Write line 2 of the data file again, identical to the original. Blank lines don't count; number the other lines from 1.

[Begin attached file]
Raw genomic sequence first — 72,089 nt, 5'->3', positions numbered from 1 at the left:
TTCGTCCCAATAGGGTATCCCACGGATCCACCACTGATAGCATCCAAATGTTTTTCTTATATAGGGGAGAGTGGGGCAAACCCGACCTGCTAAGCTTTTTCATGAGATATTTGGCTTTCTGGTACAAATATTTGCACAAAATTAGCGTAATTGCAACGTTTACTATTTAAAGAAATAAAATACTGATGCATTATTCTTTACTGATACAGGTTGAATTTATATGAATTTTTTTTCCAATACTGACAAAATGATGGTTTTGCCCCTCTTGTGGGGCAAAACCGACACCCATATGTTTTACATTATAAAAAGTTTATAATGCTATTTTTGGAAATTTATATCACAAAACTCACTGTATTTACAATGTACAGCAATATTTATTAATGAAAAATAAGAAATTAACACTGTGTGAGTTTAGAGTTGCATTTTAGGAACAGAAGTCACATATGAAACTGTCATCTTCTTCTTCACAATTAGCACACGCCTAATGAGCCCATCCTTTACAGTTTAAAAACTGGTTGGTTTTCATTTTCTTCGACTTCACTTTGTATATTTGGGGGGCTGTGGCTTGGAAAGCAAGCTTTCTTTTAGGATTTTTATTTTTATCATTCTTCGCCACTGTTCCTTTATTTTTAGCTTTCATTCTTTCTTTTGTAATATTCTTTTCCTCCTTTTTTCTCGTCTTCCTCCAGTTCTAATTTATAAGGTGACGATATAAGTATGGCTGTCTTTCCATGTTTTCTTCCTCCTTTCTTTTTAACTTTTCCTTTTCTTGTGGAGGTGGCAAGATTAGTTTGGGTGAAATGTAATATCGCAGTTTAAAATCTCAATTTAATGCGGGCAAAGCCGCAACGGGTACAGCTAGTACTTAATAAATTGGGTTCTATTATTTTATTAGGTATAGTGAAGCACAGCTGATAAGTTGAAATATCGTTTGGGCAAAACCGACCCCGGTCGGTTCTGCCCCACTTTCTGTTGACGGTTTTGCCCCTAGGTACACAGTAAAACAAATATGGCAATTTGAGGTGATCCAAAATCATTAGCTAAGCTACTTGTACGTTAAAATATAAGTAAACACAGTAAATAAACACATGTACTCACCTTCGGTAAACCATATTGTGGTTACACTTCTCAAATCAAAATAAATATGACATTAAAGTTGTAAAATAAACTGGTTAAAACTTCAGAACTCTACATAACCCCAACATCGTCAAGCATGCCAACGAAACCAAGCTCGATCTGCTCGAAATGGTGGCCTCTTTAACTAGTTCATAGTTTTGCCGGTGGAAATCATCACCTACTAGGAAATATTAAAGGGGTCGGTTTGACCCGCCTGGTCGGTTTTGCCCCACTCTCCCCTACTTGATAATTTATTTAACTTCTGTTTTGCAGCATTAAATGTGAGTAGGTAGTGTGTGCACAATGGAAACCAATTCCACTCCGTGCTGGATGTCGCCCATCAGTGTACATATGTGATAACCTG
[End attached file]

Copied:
TTCGTCCCAATAGGGTATCCCACGGATCCACCACTGATAGCATCCAAATGTTTTTCTTATATAGGGGAGAGTGGGGCAAACCCGACCTGCTAAGCTTTTTCATGAGATATTTGGCTTTCTGGTACAAATATTTGCACAAAATTAGCGTAATTGCAACGTTTACTATTTAAAGAAATAAAATACTGATGCATTATTCTTTACTGATACAGGTTGAATTTATATGAATTTTTTTTCCAATACTGACAAAATGATGGTTTTGCCCCTCTTGTGGGGCAAAACCGACACCCATATGTTTTACATTATAAAAAGTTTATAATGCTATTTTTGGAAATTTATATCACAAAACTCACTGTATTTACAATGTACAGCAATATTTATTAATGAAAAATAAGAAATTAACACTGTGTGAGTTTAGAGTTGCATTTTAGGAACAGAAGTCACATATGAAACTGTCATCTTCTTCTTCACAATTAGCACACGCCTAATGAGCCCATCCTTTACAGTTTAAAAACTGGTTGGTTTTCATTTTCTTCGACTTCACTTTGTATATTTGGGGGGCTGTGGCTTGGAAAGCAAGCTTTCTTTTAGGATTTTTATTTTTATCATTCTTCGCCACTGTTCCTTTATTTTTAGCTTTCATTCTTTCTTTTGTAATATTCTTTTCCTCCTTTTTTCTCGTCTTCCTCCAGTTCTAATTTATAAGGTGACGATATAAGTATGGCTGTCTTTCCATGTTTTCTTCCTCCTTTCTTTTTAACTTTTCCTTTTCTTGTGGAGGTGGCAAGATTAGTTTGGGTGAAATGTAATATCGCAGTTTAAAATCTCAATTTAATGCGGGCAAAGCCGCAACGGGTACAGCTAGTACTTAATAAATTGGGTTCTATTATTTTATTAGGTATAGTGAAGCACAGCTGATAAGTTGAAATATCGTTTGGGCAAAACCGACCCCGGTCGGTTCTGCCCCACTTTCTGTTGACGGTTTTGCCCCTAGGTACACAGTAAAACAAATATGGCAATTTGAGGTGATCCAAAATCATTAGCTAAGCTACTTGTACGTTAAAATATAAGTAAACACAGTAAATAAACACATGTACTCACCTTCGGTAAACCATATTGTGGTTACACTTCTCAAATCAAAATAAATATGACATTAAAGTTGTAAAATAAACTGGTTAAAACTTCAGAACTCTACATAACCCCAACATCGTCAAGCATGCCAACGAAACCAAGCTCGATCTGCTCGAAATGGTGGCCTCTTTAACTAGTTCATAGTTTTGCCGGTGGAAATCATCACCTACTAGGAAATATTAAAGGGGTCGGTTTGACCCGCCTGGTCGGTTTTGCCCCACTCTCCCCTACTTGATAATTTATTTAACTTCTGTTTTGCAGCATTAAATGTGAGTAGGTAGTGTGTGCACAATGGAAACCAATTCCACTCCGTGCTGGATGTCGCCCATCAGTGTACATATGTGATAACCTG